By SELBY STEWART,
When Simone Heywood sends her daughter, Siella, off to her grade one class at Bonbeach Primary School, she wants to know her child is learning to the best of her ability.
Given that the classroom is crammed with about 48 students and two teachers, Ms Heywood is certain this is not the case, and now the public school in Melbourne’s southeast has been denied mobile classrooms while they await construction work.
“It’s been five months and nothing has happened and I don’t want to wait another five months to start momentum,” Ms Heywood said.
“We want portables now and we want a fair space for our children to learn,” she said.
After a storm damaged part of the school in October last year, the Victorian School Building Authority (VSBA) stepped in and emergency works were scheduled, until a termite infestation halted progress.
Now, almost five months later, repairs have not begun, two dilapidated classrooms remain empty and parents have had enough.
The school, however, has denied students’ education had been affected by the damage and said it had been a positive start to the year for everyone. The spokesperson declined to comment further.
Ms Heywood said her daughter often complained of the noise and was visibly affected.
Andreea Sfarlea posted a collection of her personal pleas on social media to call attention to the state of the school. Compilation video: Cameron Howe
“Just because my child seems happy doesn’t mean that she is learning to the best of her ability, I don’t think a six-year-old can judge that,” Ms Heywood said.
After the termite infestation was discovered, the Department of Education sent in engineers who investigated the rooms and deemed them safe to occupy.
However, the school made an “operational decision” to disallow students access to the damaged classrooms to avoid disrupting the repairs, according to an update from the VSBA.
The problem was construction on the rooms’ floors could not take place until the termite treatment yielded results, and parents have been told this could take from three to six months.
Under the Relocatable Building Program, the Education Department is able to provide mobile classrooms to schools experiencing the greatest enrolment pressures, however Bonbeach’s enrolment numbers reportedly fall below its 325-student capacity, according to an update given by the VSBA on February 12.
Parents allege the two unused classrooms were included in the department’s evaluation of the school’s available space.
The Education Department’s own website also provided an estimate – based on enrolment projections and demographic data – that placed the school’s 2018 enrolment at 326 and over capacity.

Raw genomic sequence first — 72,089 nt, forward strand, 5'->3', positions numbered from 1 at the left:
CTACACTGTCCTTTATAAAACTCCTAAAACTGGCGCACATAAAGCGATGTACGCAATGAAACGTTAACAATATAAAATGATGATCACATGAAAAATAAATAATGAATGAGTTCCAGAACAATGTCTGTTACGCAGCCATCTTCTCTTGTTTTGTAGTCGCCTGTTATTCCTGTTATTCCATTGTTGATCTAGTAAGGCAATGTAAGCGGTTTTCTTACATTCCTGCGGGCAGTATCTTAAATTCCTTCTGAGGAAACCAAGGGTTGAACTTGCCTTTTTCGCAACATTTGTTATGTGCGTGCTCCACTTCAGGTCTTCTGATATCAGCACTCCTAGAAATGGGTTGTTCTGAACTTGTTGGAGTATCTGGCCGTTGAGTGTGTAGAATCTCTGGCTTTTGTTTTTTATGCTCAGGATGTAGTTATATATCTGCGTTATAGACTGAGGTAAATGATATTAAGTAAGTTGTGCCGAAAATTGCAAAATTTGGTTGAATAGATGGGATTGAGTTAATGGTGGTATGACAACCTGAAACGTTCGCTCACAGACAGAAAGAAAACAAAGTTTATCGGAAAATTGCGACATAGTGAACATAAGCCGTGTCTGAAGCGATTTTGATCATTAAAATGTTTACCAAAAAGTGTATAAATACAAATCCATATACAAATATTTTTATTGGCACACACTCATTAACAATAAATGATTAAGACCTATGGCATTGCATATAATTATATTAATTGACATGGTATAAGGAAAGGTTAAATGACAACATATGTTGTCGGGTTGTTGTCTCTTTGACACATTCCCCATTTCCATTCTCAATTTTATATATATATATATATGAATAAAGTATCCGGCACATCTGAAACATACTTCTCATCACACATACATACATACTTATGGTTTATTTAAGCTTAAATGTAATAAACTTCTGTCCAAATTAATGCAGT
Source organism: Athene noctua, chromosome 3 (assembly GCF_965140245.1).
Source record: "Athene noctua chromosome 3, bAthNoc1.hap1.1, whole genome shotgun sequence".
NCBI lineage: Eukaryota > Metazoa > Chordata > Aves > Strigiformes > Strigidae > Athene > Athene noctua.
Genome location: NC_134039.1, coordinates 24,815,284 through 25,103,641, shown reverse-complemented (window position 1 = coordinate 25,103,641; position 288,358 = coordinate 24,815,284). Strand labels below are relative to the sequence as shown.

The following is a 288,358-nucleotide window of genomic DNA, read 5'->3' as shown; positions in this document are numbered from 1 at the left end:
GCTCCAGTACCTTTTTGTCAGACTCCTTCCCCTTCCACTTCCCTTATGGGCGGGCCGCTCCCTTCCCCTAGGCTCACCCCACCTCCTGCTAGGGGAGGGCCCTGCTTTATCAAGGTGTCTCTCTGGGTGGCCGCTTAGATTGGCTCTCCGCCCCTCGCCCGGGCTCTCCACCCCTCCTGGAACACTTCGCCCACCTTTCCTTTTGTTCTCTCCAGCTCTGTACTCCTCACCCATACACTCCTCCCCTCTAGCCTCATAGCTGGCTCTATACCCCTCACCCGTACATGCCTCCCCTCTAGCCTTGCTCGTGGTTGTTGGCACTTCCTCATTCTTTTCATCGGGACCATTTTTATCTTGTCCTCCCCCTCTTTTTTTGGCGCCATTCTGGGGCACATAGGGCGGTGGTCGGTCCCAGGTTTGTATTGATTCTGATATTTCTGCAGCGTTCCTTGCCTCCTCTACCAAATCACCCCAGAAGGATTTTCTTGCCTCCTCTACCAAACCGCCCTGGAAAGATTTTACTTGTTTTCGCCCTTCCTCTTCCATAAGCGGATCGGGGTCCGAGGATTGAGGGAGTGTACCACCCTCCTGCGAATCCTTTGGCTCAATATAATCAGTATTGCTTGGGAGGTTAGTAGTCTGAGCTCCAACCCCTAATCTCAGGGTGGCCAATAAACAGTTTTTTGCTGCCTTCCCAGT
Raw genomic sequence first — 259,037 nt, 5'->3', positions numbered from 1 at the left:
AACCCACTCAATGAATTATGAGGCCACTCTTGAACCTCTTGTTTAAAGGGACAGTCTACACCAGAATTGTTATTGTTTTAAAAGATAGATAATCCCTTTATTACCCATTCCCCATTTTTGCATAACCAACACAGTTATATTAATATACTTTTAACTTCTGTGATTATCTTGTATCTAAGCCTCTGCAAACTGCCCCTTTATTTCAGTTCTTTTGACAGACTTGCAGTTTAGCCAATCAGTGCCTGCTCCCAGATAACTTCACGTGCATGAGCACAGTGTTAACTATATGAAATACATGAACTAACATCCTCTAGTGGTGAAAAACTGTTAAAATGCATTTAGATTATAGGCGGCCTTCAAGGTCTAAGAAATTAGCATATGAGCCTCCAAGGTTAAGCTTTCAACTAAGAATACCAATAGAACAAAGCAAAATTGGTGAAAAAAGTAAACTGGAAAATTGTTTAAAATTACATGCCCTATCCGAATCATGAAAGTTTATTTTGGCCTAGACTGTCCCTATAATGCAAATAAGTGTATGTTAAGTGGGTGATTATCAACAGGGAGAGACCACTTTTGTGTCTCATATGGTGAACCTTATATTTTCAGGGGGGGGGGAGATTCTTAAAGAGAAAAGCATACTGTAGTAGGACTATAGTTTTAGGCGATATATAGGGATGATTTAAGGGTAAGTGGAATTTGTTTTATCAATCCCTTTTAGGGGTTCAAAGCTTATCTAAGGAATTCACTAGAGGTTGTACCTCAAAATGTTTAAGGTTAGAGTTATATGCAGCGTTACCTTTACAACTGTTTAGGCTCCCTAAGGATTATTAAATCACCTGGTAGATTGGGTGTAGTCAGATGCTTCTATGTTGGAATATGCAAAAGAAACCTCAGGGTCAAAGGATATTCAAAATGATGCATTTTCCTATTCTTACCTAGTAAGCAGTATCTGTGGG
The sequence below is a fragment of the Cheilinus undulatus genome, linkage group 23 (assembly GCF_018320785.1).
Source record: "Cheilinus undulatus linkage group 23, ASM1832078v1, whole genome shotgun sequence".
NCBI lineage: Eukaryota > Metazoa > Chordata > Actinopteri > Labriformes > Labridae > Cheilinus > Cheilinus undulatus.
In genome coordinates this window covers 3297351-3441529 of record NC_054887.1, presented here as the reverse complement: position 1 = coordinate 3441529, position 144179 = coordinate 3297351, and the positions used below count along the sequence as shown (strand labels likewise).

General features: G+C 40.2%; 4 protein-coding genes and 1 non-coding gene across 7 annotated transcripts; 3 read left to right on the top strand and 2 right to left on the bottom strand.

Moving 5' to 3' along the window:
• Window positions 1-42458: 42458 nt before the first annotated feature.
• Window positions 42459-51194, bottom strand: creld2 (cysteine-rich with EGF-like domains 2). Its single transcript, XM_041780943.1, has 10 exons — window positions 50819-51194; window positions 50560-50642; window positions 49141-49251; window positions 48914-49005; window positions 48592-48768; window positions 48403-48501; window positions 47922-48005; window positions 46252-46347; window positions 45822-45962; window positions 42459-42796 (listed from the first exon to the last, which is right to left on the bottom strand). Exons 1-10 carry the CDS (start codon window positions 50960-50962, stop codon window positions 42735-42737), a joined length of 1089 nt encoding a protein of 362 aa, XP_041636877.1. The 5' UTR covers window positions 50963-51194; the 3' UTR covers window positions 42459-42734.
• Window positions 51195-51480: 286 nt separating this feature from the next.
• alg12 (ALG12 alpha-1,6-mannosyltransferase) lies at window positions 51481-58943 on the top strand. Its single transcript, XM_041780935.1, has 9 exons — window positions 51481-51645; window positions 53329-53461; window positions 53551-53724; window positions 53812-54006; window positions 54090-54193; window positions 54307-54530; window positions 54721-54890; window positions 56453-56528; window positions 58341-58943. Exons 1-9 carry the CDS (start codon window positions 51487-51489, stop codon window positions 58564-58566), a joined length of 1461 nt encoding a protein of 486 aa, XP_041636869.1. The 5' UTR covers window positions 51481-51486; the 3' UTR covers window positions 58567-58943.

Parents also said that they were told by staff during a meeting last week that the school was at capacity and that a single enrolment could push Bonbeach over the limit.
Desperate for a solution, Andreea Sfarlea – a mother of two children at Bonbeach – took to social media to protest against the “flawed assessment” of the affected buildings and demand relocatable classrooms.
Ms Sfarlea penned an open letter – which was posted online – to Labor Carrum MP Sonya Kilkenny, and said the government had “shown complete disregard” for the children and staff at Bonbeach.
Ms Sfarlea also uploaded several YouTube clips that exposed the true condition of the classrooms.
She said she had received no response from Ms Kilkenny.
Feeling “completely ignored” by her local MP, Ms Sfarlea then released another series of YouTube videos of the classrooms that the VSBA had deemed habitable.
In one video, temporary metal beams were seen supporting the roof of the male and female toilets while the adjacent classroom contained barricades that covered the air conditioning unit and blocked the windows from opening.
Another clip exposed the deteriorating foundation of one classroom, before a shot of the roof exposed a dip in the frame that appeared to be collapsing. Only meters away across a narrow hall, students continued to learn in makeshift teaching spaces.
Ms Sfarlea said one class had been pushed into the staff room and the teachers had been left with no replacement area.
Another class was moved into a hall situated away from the main building and class sizes had increased with children in grades one and two most affected.
The VSBA did not respond to a request for comment.
MP Ms Kilkenny has since said she had been working closely with Bonbeach over the past year to find a solution for the school.
“I have been advocating for a longer term solution for Bonbeach Primary on behalf of the school community … I’ve been working closely with school council president Anita McKenzie on a master plan for the school and with the minister and his team,” Ms Kilkenny said.
Despite their frustrations, both Ms Heywood and Ms Sfarlea said they weren’t upset with the school and were pleased with the way Bonbeach had handled the situation thus far.
They feel it is the system that has let them down; the government and their representatives who have pushed them to the edge.
“Education is an investment in the governments and economies future,” Ms Heywood said.
“If we don’t have a solid education for our children we – and they – won’t have a solid future.”